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              High doses of topical amitriptyline in neuropathic pain: two cases and literature review.

              Severe chronic neuropathic pain is a challenge to treat, and due to adverse effects of classical oral medication, optimal and effective dose levels are difficult to reach. Therefore, administration of topical analgesics might be an option, due to reduced adverse effects, and increased patient compliance. The aim of this article is to describe two cases treated effectively with topical amitriptyline 5% and 10%, the highest dosage described to date. The first patient was a 39-year-old man, suffering from severe intractable neuropathic pain in feet and hands, due to diabetes mellitus type II (DM-II). After application of amitriptyline 5% the patient experienced a complete relieve only in the hands, whereas after application of amitriptyline 10%, a total reduction of pain occurred within 20 minutes, lasting the whole day. The second patient was a 57-year-old man, suffering for 10 years from progressive sensory disturbances in both feet and increasing pain due to chronic idiopathic axonal polyneuropathy (CIAP). Amitriptyline 5% cream reduced pain in the toes nearly completely, but this was not the case in the heels. Amitriptyline 10% reduced pain in the feet, however, systemic adverse effects occurred, mainly drowsiness. The patient decided to stop topical treatment because of these adverse effects. These two cases suggest an analgesic dose-response effect of topical amitriptyline in painful neuropathy. Systemic adverse effects should be taken into account. © 2011 The Authors. Pain Practice © 2011 World Institute of Pain.
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                Author and article information

                Journal
                J Pain Res
                J Pain Res
                JPR
                jpainres
                Journal of Pain Research
                Dove
                1178-7090
                29 April 2019
                2019
                : 12
                : 1189-1192
                Affiliations
                [1 ]Institute for Neuropathic Pain , Amsterdam, the Netherlands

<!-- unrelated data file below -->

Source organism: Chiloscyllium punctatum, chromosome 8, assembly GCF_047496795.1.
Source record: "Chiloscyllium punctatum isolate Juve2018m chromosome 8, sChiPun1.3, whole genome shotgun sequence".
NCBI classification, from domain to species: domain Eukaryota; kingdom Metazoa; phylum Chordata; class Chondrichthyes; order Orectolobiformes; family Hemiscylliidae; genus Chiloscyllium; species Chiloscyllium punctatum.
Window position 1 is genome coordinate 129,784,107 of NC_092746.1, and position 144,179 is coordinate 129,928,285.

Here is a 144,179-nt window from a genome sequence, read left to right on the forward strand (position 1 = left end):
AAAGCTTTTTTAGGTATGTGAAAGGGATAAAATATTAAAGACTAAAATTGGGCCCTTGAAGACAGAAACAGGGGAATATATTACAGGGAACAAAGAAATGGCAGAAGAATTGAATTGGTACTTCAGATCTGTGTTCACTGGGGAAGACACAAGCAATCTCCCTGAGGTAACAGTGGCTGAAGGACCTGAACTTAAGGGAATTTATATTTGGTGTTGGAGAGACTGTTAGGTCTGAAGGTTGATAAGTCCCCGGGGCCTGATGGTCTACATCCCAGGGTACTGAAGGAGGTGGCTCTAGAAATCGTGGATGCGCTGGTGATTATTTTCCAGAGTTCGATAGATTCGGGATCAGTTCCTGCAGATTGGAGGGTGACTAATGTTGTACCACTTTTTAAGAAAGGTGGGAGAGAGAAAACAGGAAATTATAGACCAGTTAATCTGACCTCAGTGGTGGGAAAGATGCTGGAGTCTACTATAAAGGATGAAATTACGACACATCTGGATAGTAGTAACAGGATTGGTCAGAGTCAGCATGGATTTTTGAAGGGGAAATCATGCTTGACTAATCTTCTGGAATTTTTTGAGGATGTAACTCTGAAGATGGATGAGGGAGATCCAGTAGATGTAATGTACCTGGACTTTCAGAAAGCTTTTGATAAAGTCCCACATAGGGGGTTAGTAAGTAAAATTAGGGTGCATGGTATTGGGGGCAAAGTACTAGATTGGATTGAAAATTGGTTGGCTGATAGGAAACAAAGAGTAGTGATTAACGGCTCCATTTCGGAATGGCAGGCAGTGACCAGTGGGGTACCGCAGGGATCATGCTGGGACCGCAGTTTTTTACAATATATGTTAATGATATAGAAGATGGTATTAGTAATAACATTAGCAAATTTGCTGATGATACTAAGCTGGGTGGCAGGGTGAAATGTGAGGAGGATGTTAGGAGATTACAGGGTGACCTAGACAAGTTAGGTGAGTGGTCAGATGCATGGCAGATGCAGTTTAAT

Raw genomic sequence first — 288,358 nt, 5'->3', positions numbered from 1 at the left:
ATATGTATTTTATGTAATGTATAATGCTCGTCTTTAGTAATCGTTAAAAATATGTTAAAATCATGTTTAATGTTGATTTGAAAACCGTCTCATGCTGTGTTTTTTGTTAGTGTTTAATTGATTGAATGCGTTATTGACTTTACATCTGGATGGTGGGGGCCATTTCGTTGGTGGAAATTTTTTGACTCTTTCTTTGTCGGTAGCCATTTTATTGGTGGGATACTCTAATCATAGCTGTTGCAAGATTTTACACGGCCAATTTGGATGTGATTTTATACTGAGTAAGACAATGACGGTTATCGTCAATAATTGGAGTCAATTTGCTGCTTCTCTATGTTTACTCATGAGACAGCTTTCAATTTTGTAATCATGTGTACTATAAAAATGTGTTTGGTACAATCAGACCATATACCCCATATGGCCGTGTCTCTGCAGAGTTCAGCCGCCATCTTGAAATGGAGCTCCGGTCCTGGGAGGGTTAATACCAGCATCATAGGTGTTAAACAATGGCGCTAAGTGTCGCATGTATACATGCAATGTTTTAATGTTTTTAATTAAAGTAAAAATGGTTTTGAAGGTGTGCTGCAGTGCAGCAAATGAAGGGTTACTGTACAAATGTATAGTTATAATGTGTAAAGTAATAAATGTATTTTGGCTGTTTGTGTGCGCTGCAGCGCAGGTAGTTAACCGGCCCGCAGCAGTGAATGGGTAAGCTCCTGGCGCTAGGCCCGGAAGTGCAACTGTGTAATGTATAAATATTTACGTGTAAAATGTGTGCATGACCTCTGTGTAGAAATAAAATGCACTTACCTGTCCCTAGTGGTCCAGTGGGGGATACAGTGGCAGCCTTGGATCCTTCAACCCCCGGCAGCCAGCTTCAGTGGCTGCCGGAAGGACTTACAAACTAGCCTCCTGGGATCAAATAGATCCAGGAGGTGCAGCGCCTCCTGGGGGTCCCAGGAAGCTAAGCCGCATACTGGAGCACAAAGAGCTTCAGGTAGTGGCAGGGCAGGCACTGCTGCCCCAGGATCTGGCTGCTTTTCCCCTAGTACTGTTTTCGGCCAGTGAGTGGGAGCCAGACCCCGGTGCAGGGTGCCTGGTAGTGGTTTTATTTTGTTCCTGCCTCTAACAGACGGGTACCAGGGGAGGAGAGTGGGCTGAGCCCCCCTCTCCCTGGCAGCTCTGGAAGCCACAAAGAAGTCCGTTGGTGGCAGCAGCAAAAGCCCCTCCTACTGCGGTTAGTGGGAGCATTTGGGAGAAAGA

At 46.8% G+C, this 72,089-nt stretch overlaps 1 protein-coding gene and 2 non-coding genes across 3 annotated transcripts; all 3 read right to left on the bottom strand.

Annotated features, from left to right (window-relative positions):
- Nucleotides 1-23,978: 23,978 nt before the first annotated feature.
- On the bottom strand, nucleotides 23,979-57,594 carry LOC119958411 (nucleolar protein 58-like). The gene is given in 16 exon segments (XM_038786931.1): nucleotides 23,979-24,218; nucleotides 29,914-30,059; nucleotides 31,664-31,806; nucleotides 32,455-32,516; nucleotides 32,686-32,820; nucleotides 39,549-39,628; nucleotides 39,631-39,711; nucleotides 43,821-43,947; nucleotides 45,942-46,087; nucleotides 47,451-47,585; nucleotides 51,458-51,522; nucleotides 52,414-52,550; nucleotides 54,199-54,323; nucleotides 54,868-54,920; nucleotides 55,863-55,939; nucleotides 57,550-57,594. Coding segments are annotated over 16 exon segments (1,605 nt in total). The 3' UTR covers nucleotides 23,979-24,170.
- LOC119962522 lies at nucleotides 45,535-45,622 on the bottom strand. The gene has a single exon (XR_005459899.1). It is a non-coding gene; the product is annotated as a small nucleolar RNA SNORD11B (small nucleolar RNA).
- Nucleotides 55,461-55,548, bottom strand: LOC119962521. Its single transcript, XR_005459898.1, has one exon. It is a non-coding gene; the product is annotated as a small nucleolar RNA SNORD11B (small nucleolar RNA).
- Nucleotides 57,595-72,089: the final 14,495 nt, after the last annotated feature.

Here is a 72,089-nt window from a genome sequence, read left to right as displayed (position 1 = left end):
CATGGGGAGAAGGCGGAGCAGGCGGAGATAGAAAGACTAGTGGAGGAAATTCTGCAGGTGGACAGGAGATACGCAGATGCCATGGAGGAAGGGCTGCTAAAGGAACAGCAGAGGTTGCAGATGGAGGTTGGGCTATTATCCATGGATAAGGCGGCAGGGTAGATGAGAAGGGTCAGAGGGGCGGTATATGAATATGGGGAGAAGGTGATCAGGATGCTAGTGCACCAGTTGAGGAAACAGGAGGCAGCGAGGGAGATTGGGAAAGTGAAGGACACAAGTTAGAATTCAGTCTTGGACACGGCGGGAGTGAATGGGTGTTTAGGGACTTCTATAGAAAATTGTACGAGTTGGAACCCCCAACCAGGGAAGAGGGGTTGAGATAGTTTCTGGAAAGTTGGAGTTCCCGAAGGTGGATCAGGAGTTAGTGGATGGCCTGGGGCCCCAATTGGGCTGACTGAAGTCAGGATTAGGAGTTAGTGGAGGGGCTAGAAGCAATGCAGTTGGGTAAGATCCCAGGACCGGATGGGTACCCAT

[2 ]Pain Management Centre, Charing Cross Hospital Imperial Healthcare NHS Trust , London, UK
                [3 ]Anesthesiology and Pain Department, Westfriesgasthuis , Hoorn, the Netherlands
                [4 ]Institute for Neuropathic Pain , Bosch en Duin, the Netherlands
                Author notes
                Correspondence: DJ KopskyInstitute for Neuropathic Pain , Vespuccistraat 64-III, 1056 SN, Amsterdam, the NetherlandsTel +3 162 867 1847Email info@ 123456neuropathie.nu
                Article
                196927
                10.2147/JPR.S196927
                6503502
                © 2019 Kopsky et al.

                This work is published and licensed by Dove Medical Press Limited. The full terms of this license are available at https://www.dovepress.com/terms.php and incorporate the Creative Commons Attribution – Non Commercial (unported, v3.0) License ( http://creativecommons.org/licenses/by-nc/3.0/). By accessing the work you hereby accept the Terms. Non-commercial uses of the work are permitted without any further permission from Dove Medical Press Limited, provided the work is properly attributed. For permission for commercial use of this work, please see paragraphs 4.2 and 5 of our Terms ( https://www.dovepress.com/terms.php).

                Page count
                Tables: 1, References: 25, Pages: 4
                Categories
                Case Report